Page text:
are Rs. 1600 for each of the first five years, increasing by Rs. 400 per year in the sixth and subsequent years.
Machine B which has the same capacity as A, costs Rs. 5000 but will have running costs of Rs. 2400 per year for
six years increasing by Rs. 400 per year, there after. If the capital is worth 10% per year which machine should
be purchased?
We prepare two tables 7 and 8 for machine A and for machine B respectively as shown.
Solution
Table 7
Machine A
vn-1
vn-1 Rn
P(n) (1-v)/(1-vn)
Year n
Running
P(n)
cost,
(PWF)
Rn(Rs.)
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1
1600
1.000
1600
11600
11600
2
1600
0.909
1454
13054
6835
3
1600
0.8264
1322
14376
5254
4
1600
0.7513
1202
15578
4467
5
1600
0.6830
1092
16670
3997
6
2000
0.6209
1242
17912
3739
7
2400
0.5645
1354
19266
3598
8
2800
0.5132
1436
20702
3527
9
3200
0.4665
1492
22194
3503
10
3600
0.4241
1526
23720
3508
11
4000
0.3854
1542
25262
-
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Table 8
Machine B
vn-1
vn-1 Rn
P(n) (1-v)/(1-vn)
P(n)
Year n
Running
(PWF)
cost,
Rn(Rs.)
1
2400
1.000
2400
7400
7400
2
2400
0.9091
2182
9582
5017
3
2400
0.8264
1983
11565
4227
4
2400
0.7513
1802
13368
3833
5
2400
0.6830
1639
15007
3598
6
2400
0.6209
1490
16497
3443
7
2800
0.5645
1581
18078
3376
8
3200
0.5132
1642
19720
3360
9
3600
0.4665
1679
21399
3378
10
4000
0.4241
1696
23095
3378
11
4400
0.3854
1696
24791
-
From the above tables 7 and 8 we find that machine A is replaced at the end of 9th year with fixed
annual payment of Rs. 5503 and that the machine B is replaced at the end of 8 years and the fixed annual
payment is Rs. 3360. Comparing the two figures, machine B is to be purchased.
EXERCISES
1.
A person is considering purchasing a machine for his own factory. Relevant data about alternative
machines are as follows.
Machine A
Machine B
Machine C
Present investment
Rs.
10000
12000
15000
Total Annual cost
Rs.
2000
1500
1200
Life (years)
10
10
10
Salvage value
Rs.
500
1000
1200
As an adviser to the buyer, you have been asked to select the best machine, considering 12% normal
rate of return. You are given that:
(a) Single payment present worth factor (PWF) at 12 % rate for 10 years = 0.322.
(b) Annual series present worth factor (PWFs) at 12 % rate for 10 years = 5.650.
2.
Discuss the optimum replacement policy for items when maintenance cost increases with time and the
money value changes with constant rate. If you wish to have a return of 0 percent per constant rate. If
you wish to have a return of 10 percent per annum for investment, which of the following plan you
prefer?
Plan A
Plan B
First Cost (Rs.)
200000
250000
Scrap value for 15 year (Rs.)
150000
180000
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Excess of annual revenue over annual
disbursement (Rs.)
25000
30000
ITEMS THAT FAIL COMPLETELY AND SUDDENLY
There is another type of problem where we consider the items that fail completely. The item fails such
that the loss is sudden and complete. Common examples are the electric bulbs, transistors and replacement of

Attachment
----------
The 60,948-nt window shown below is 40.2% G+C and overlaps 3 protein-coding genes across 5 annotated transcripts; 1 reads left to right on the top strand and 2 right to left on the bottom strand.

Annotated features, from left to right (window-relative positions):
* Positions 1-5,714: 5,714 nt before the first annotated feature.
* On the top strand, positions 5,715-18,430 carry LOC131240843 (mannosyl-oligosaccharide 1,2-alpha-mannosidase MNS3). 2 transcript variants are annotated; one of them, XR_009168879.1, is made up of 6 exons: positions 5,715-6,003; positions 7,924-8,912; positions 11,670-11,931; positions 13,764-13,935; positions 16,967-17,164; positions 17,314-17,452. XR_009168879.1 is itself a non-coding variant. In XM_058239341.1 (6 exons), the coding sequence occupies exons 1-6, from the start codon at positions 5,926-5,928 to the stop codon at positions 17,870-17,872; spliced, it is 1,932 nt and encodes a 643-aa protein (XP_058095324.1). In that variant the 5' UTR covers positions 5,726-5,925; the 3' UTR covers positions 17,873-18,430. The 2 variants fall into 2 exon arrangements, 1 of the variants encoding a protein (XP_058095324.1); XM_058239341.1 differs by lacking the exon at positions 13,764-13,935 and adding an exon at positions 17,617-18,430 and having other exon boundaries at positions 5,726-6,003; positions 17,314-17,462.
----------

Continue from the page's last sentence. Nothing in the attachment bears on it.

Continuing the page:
items, which follow sudden failure mechanism.
Strategy (1) (IR)
Under this strategy equipments or facilities break down at various times. Each breakdown can be
remedied as it occurs by replacement or repair of the faulty unit.
Examples: Vacuum tubes, transistors.
Strategy (2) (IPR)
According to this strategy, before any unit fails, either each unit is replaced or preventive maintenance
is performed on it as per the following rules.
(a)
Determine the optimum life I of each item. Replace all those items, which have given the optimum life
though they still survive.
(b)
Replace an item if it fails before the optimum life T.
Examples: Car tyres, aircraft engines.
Strategy (3) (CPR) or Group replacement
As per this strategy, an optimal group replacement period 'P' is determined and common preventive
replacement is carried out as follows.
(a)
Replacement an item if it fails before the optimum period 'P'.
(b)
Replace all the items every optimum period of 'P' irrespective of the life of individual item.
Examples: Bulbs, Tubes, and Switches.
Among the three strategies that may be adopted, the third one namely the group replacement policy
turns out to be economical if items are supplied cheap when purchased in bulk quantities. With this policy, all
items are replaced at certain fixed intervals. The optimum interval can be worked out as illustrated in the
example to follow.
The following mortality rates have been observed for a certain electric bulb.
Example
Week
1
2
3
4
5
6
7
8
Percentage failure
by end of week
5
13
25
43
68
88
96
100
There are 1000 bulbs in a factory and it costs Rs. 400 to replace and individual bulb, which has burnt
out. If all bulbs were replaced simultaneously, it would cost Re. 1 per bulb. It is proposed to replace all bulbs at
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Operations Research (MTH601)
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fixed intervals, whether or not they have burnt out, and to continue replacing burnt out bulbs as they fail. At
what intervals should all the bulbs be replaced?
We make two assumptions in solving the problem.
Solution:
(1) The bulbs that fail during a week are replaced before the end of the week.
(2) The actual probability of failures during a week for a subpopulation of the bulbs with the same age
is the same as the probability of failure during the week for that sub-population.
Let Pi be the probability that a bulb newly installed fails during the ith week of its life. This can be
obtained from mortality table shown below in table 9.
Table 9
End of the week